Rocha says that, for several years now, Mozambique, has been reorganising its legal system too. “This government awareness of the need to review and draft legislation that provides an adequate legal framework to ensure investors have the required protection and at the same time guaranteeing Mozambicans that their interests will be protected and that they will be granted the opportunity to benefit from this economic growth has been seen as creating uncertainty and apprehension on the side of investors,” she says, “especially from the point of view of structuring and negotiating long-term contracts.”
Incentives are also becoming more common. The Cape Verde Government established a series of incentives to attract foreign investment. For example, the country has a flat rate of VAT at 15 percent, which drops to six percent for tourism-related matters. “The areas in which there has been the highest growth are ports, airports, green energy facilities and tourist complexes,” Marques da Cruz says.
The ultimate award for macro-economic stability is for a country to become officially investable. “The most important thing for attracting investment is for a state to be rated,” explains Miguel Castro Pereira, Managing Partner of Abreu Advogados. “Angola, Cape Verde and Mozambique all have stable B category ratings from the major ratings agencies – if this is combined with a strong economy, sophisticated financial markets and political stability, then investors’ interest and appetite will continue to grow.”
Despite all the interest, African nations struggle to establish themselves on the global stage. Carvalho says Angola is an attractive country for international investors as its full potential is yet to be fulfilled. He also sees a trend for investment in other counties, including those in Francophone Africa, though these are still limited to oil and related sectors.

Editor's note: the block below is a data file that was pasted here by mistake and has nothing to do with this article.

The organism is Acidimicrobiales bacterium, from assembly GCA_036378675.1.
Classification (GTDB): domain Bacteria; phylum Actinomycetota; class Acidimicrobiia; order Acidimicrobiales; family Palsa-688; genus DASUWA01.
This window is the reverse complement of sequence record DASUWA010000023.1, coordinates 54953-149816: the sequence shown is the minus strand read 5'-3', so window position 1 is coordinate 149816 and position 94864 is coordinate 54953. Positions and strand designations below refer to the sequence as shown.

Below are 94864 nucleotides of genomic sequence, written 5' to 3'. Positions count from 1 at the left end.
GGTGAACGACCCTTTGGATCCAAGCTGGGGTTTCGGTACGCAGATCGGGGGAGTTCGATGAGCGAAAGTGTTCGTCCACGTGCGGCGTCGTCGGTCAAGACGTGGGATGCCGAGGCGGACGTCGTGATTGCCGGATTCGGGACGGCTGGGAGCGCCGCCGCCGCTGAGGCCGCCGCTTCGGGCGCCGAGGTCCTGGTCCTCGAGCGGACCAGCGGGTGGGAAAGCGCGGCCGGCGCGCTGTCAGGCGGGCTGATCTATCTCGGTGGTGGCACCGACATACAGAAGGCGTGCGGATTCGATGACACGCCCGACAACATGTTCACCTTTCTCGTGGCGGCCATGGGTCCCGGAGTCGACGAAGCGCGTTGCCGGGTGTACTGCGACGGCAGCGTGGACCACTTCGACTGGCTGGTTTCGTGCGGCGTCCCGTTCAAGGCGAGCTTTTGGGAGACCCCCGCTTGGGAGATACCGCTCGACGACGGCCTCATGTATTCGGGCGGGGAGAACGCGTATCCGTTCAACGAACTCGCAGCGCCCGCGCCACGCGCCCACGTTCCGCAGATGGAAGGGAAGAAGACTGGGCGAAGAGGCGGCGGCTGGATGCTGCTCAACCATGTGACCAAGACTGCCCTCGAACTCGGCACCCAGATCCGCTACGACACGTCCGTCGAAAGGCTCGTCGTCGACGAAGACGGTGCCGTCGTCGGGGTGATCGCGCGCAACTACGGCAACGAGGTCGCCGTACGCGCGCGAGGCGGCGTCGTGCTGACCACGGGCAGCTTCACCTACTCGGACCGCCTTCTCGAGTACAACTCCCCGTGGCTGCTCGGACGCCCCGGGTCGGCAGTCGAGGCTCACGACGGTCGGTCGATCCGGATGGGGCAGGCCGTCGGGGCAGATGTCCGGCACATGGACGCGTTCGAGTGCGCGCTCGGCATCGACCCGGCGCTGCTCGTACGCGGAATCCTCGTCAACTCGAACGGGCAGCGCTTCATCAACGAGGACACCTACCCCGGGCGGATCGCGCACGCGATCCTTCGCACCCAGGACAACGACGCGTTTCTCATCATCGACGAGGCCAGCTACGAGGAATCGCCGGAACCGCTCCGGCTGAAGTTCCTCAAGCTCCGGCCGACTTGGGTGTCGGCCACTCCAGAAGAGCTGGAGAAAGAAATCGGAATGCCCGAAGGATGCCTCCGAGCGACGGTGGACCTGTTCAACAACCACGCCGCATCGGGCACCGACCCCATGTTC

“The sustainable growth of investment and the spread of investment to different areas is due to an increase of investors’ confidence,” he continues. “In recent years we have seen a change in the focus of the investment – we now experience a growth in the infrastructure, real estate and transportation sectors.”
The established countries are now looking to expand beyond energy or tourism platforms. Carvalho says growth in Angola is driven by the need to reach different areas other than the main cities, which have been growing based on a policy to disperse investment through a system of tax and customs benefits for inland and/or less developed regions. Angola has begun to focus on the development of a legal framework for investment funds based on the recent Legislative Presidential Decree 7/13 and sustained by the regulations that are still under public discussion, but soon to be enacted.
“The new investment funds will allow not only the development of the securities market but essentially promote the growth of the real estate market based on real estate investment funds,” Carvalho claims. “Considering the risks and challenges, a regulatory framework will undoubtedly allow investors to build confidence on such types of investment.”
Duarte Rocha observes a similar trend for more sophisticated business opportunities outside of energy in Mozambique: “We see particular growth and potential for investors in public-private partnerships. This is increasingly the means for governments in countries such as Mozambique to rehabilitate their infrastructure, given the significant capital requirement of infrastructure investment and the lack of technical capacity in the government to manage investments.”
Africa remains a continent of contradictions. It is dense, diverse and difficult. While the potential of countries remains huge, realising that potential is the biggest challenge. Portuguese colonies are still relatively young – Cape Verde and Guinea-Bissau both declared independence in 1973 with Angola, Mozambique and São Tomé and Principe following suit in 1975. Developing a durable and robust economy is a process of evolution, not revolution.